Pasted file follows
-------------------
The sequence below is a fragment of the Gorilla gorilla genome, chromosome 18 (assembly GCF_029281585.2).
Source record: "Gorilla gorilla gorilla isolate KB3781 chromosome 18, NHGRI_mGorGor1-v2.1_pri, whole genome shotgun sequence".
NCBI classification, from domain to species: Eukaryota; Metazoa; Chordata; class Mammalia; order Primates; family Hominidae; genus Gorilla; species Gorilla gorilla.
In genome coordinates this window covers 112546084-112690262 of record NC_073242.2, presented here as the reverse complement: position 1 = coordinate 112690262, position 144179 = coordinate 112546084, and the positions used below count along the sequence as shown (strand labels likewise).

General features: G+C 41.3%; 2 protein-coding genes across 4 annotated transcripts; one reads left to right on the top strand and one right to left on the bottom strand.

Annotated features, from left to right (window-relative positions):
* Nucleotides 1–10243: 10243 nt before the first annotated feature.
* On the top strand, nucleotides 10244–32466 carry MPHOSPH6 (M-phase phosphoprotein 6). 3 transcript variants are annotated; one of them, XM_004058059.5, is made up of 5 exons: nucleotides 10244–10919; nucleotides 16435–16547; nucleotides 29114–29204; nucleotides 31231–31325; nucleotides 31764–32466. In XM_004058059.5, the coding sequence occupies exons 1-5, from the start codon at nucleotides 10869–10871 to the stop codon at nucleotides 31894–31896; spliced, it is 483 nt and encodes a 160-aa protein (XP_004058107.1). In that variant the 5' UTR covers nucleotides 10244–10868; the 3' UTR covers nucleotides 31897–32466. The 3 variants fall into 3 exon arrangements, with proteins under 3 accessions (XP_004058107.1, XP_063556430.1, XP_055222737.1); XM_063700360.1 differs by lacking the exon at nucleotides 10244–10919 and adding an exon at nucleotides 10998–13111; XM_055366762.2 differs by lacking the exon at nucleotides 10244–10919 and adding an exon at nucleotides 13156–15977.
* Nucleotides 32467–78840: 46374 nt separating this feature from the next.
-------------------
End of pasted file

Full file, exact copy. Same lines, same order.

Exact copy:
The sequence below is a fragment of the Gorilla gorilla genome, chromosome 18 (assembly GCF_029281585.2).
Source record: "Gorilla gorilla gorilla isolate KB3781 chromosome 18, NHGRI_mGorGor1-v2.1_pri, whole genome shotgun sequence".
NCBI classification, from domain to species: Eukaryota; Metazoa; Chordata; class Mammalia; order Primates; family Hominidae; genus Gorilla; species Gorilla gorilla.
In genome coordinates this window covers 112546084-112690262 of record NC_073242.2, presented here as the reverse complement: position 1 = coordinate 112690262, position 144179 = coordinate 112546084, and the positions used below count along the sequence as shown (strand labels likewise).

General features: G+C 41.3%; 2 protein-coding genes across 4 annotated transcripts; one reads left to right on the top strand and one right to left on the bottom strand.

Annotated features, from left to right (window-relative positions):
* Nucleotides 1–10243: 10243 nt before the first annotated feature.
* On the top strand, nucleotides 10244–32466 carry MPHOSPH6 (M-phase phosphoprotein 6). 3 transcript variants are annotated; one of them, XM_004058059.5, is made up of 5 exons: nucleotides 10244–10919; nucleotides 16435–16547; nucleotides 29114–29204; nucleotides 31231–31325; nucleotides 31764–32466. In XM_004058059.5, the coding sequence occupies exons 1-5, from the start codon at nucleotides 10869–10871 to the stop codon at nucleotides 31894–31896; spliced, it is 483 nt and encodes a 160-aa protein (XP_004058107.1). In that variant the 5' UTR covers nucleotides 10244–10868; the 3' UTR covers nucleotides 31897–32466. The 3 variants fall into 3 exon arrangements, with proteins under 3 accessions (XP_004058107.1, XP_063556430.1, XP_055222737.1); XM_063700360.1 differs by lacking the exon at nucleotides 10244–10919 and adding an exon at nucleotides 10998–13111; XM_055366762.2 differs by lacking the exon at nucleotides 10244–10919 and adding an exon at nucleotides 13156–15977.
* Nucleotides 32467–78840: 46374 nt separating this feature from the next.